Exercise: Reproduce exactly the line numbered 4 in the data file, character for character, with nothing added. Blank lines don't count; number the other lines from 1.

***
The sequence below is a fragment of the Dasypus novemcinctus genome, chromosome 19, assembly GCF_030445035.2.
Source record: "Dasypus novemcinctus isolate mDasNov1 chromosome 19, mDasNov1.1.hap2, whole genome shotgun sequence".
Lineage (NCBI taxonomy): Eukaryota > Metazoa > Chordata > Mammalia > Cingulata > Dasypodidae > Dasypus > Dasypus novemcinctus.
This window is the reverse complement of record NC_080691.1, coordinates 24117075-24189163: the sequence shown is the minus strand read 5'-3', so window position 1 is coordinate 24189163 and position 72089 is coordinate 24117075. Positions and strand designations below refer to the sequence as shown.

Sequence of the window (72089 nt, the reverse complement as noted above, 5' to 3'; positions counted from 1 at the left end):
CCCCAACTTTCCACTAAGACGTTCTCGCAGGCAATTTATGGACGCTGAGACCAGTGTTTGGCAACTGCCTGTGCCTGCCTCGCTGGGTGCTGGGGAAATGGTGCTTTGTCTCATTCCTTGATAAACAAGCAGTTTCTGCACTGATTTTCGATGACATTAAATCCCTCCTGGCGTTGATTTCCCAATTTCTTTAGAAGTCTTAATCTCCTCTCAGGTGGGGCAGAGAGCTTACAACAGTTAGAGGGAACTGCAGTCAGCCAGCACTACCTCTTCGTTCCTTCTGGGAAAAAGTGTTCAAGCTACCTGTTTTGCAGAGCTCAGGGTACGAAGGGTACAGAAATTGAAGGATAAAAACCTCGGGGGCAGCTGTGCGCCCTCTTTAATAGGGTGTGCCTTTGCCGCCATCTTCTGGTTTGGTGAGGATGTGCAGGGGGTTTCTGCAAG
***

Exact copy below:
This window is the reverse complement of record NC_080691.1, coordinates 24117075-24189163: the sequence shown is the minus strand read 5'-3', so window position 1 is coordinate 24189163 and position 72089 is coordinate 24117075. Positions and strand designations below refer to the sequence as shown.